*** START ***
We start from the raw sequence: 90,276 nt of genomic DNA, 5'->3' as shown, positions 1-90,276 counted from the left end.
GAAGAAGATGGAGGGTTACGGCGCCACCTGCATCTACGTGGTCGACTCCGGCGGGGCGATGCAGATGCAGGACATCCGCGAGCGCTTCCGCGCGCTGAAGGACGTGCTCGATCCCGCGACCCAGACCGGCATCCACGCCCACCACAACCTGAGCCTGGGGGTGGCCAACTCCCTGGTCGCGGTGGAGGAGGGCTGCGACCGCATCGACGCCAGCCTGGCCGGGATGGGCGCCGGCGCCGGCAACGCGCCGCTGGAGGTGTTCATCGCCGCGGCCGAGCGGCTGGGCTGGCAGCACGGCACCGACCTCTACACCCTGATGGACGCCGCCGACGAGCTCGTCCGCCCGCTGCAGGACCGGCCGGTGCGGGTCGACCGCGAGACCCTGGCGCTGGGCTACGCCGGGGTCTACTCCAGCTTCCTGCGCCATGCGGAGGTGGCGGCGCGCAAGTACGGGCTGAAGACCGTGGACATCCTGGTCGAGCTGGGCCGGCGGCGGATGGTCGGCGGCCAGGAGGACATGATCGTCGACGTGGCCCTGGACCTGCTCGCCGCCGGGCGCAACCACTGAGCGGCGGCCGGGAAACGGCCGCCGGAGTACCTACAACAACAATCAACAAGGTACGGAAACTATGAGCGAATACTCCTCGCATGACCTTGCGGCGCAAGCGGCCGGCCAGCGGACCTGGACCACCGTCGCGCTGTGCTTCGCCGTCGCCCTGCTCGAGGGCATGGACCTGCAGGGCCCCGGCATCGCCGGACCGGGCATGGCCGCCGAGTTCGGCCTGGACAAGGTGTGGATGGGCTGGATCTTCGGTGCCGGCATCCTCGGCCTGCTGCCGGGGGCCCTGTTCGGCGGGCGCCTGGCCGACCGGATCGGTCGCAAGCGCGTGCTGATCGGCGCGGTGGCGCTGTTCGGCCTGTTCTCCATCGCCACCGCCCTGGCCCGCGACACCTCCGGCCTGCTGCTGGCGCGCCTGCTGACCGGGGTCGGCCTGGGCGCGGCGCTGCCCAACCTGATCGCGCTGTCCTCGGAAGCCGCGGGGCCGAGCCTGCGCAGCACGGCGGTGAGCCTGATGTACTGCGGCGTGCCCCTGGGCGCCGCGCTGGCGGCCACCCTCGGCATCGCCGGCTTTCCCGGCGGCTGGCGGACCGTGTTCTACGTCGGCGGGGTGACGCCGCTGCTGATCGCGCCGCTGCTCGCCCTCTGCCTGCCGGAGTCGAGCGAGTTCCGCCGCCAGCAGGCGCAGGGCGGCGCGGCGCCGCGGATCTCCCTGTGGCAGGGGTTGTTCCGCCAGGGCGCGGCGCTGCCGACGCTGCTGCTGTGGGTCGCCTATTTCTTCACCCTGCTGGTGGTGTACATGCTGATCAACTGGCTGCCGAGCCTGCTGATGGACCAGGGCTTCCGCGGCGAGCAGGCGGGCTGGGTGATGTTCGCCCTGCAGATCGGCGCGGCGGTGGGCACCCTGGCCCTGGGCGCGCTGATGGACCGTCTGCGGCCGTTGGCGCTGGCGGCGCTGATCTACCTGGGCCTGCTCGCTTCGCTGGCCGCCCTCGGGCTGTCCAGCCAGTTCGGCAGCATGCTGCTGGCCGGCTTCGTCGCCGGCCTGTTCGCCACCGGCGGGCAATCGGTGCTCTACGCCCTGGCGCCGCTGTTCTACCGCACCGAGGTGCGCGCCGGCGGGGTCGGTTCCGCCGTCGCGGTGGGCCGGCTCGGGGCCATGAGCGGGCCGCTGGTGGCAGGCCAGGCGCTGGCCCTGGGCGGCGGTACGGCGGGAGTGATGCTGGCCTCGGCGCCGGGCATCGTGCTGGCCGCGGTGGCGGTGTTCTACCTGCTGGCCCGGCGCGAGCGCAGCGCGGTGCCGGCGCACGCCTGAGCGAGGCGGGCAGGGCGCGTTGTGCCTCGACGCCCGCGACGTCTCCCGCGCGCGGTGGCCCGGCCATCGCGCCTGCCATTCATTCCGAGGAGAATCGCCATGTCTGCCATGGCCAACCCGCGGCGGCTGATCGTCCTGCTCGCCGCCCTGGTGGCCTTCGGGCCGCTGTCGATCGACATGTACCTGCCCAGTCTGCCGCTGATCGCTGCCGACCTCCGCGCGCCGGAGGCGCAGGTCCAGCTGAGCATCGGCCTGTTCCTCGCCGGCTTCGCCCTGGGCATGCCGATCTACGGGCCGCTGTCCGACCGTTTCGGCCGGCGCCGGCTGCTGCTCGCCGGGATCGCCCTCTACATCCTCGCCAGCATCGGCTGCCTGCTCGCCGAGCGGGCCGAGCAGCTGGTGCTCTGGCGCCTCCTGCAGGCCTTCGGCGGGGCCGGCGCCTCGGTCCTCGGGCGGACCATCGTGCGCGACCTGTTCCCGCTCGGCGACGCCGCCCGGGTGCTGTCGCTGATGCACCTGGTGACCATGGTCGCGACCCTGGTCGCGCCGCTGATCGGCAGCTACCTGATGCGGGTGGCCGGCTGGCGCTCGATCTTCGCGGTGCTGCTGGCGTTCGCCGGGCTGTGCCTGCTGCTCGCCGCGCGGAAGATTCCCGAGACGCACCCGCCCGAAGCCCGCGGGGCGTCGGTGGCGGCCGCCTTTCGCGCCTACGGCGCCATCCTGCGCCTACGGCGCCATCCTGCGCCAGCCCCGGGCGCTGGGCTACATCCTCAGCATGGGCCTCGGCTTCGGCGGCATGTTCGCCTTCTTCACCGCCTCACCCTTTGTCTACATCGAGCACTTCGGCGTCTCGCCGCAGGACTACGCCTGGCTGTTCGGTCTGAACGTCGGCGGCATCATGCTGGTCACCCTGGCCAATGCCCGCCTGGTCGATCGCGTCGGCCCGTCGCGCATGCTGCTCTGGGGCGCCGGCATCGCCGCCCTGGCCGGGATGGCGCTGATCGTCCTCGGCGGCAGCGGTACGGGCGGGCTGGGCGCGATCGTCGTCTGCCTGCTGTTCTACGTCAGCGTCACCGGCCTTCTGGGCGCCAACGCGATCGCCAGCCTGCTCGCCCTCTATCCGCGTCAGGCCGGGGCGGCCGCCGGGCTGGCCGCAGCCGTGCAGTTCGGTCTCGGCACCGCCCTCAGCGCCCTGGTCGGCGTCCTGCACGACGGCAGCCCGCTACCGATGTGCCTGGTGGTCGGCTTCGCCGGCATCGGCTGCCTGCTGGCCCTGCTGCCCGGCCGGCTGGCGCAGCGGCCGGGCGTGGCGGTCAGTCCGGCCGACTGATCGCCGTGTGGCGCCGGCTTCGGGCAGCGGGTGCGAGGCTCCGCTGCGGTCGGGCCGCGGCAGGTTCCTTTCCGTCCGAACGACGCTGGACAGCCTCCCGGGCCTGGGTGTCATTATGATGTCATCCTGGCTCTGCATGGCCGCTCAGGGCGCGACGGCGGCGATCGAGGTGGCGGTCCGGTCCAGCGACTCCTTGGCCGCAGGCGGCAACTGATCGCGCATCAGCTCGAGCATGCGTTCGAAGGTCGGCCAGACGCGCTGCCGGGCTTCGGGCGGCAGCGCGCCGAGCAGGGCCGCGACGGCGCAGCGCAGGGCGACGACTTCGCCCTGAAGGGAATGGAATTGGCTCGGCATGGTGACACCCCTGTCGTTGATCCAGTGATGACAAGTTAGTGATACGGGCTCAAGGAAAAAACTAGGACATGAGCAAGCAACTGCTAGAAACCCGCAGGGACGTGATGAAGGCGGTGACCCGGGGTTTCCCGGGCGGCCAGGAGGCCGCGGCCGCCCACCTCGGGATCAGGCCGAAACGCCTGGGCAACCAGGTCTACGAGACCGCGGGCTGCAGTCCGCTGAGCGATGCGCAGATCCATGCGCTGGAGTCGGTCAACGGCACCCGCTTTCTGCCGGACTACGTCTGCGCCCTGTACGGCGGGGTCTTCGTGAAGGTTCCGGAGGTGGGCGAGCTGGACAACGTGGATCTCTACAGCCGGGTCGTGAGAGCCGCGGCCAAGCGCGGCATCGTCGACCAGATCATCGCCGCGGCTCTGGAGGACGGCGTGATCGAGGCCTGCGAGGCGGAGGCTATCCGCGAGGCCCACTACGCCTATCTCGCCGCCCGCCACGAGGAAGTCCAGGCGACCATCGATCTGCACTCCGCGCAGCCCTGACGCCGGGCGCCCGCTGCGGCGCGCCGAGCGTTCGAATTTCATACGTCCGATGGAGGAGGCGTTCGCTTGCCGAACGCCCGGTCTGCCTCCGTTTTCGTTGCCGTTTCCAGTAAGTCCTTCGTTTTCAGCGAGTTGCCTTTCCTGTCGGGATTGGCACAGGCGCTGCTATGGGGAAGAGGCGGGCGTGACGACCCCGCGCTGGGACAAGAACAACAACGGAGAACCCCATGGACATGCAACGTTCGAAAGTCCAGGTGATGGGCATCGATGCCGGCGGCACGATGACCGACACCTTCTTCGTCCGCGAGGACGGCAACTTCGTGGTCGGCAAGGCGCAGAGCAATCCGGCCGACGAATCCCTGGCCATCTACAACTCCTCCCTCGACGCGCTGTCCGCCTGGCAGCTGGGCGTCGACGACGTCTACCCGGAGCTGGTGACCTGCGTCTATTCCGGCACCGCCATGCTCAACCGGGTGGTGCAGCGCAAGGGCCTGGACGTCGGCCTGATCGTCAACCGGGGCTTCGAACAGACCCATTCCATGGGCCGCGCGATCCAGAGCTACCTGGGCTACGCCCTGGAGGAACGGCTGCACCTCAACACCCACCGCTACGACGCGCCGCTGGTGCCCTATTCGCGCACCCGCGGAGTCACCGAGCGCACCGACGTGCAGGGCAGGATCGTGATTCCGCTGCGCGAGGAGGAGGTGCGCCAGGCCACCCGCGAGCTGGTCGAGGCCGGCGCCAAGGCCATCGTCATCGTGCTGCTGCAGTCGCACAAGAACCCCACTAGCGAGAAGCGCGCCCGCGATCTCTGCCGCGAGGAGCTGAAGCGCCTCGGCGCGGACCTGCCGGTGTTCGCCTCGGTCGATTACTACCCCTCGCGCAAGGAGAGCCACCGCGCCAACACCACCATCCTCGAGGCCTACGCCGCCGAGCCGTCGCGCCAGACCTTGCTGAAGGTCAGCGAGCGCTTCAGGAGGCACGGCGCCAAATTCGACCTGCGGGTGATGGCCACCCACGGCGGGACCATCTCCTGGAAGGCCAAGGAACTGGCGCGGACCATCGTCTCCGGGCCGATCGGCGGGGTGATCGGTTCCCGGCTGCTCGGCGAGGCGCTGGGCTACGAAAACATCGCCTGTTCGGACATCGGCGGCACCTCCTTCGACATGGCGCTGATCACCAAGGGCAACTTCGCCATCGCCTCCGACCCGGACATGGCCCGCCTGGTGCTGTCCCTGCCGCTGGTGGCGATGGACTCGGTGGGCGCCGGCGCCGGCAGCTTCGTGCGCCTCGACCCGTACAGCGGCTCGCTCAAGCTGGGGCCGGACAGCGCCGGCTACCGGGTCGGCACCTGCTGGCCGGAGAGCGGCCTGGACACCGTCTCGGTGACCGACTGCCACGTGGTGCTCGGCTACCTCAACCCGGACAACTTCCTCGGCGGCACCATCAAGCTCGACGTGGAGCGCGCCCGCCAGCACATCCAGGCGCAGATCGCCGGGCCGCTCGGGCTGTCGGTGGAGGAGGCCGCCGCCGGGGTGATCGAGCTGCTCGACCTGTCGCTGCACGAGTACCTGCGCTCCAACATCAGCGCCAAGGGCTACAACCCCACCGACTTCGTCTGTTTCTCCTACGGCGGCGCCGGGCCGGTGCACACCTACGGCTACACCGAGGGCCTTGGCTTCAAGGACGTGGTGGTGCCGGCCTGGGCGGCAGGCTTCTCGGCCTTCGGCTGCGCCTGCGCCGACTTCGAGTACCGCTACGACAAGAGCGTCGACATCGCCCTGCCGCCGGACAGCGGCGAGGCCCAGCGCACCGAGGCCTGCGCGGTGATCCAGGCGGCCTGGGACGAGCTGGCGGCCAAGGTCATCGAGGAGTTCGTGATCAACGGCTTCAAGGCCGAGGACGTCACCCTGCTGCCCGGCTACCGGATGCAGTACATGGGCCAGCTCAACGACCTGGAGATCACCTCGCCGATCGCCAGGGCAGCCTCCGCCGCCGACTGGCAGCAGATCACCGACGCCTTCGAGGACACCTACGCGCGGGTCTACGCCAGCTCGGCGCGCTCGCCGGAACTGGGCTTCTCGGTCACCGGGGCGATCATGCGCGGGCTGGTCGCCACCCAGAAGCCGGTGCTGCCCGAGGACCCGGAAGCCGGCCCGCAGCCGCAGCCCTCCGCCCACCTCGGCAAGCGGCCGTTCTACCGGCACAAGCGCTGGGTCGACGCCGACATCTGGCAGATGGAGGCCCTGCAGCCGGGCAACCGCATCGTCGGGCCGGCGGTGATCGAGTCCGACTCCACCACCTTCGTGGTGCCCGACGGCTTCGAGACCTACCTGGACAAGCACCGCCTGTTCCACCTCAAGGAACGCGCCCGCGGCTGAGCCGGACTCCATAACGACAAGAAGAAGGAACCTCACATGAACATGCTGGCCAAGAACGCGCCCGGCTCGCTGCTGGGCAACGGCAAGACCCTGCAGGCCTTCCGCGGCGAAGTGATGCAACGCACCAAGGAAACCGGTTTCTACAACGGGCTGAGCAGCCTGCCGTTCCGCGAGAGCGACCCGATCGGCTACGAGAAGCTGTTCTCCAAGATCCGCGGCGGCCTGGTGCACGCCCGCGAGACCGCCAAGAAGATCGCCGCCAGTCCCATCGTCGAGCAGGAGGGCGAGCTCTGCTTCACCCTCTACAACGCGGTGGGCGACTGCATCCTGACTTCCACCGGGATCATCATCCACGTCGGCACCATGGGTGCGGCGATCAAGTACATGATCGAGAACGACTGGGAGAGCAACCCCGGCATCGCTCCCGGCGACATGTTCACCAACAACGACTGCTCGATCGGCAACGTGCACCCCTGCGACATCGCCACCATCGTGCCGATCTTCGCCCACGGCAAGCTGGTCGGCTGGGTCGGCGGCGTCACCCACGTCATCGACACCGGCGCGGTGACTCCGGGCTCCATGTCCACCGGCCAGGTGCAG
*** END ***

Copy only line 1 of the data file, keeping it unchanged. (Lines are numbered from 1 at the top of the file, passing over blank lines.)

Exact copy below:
We start from the raw sequence: 90,276 nt of genomic DNA, 5'->3' as shown, positions 1-90,276 counted from the left end.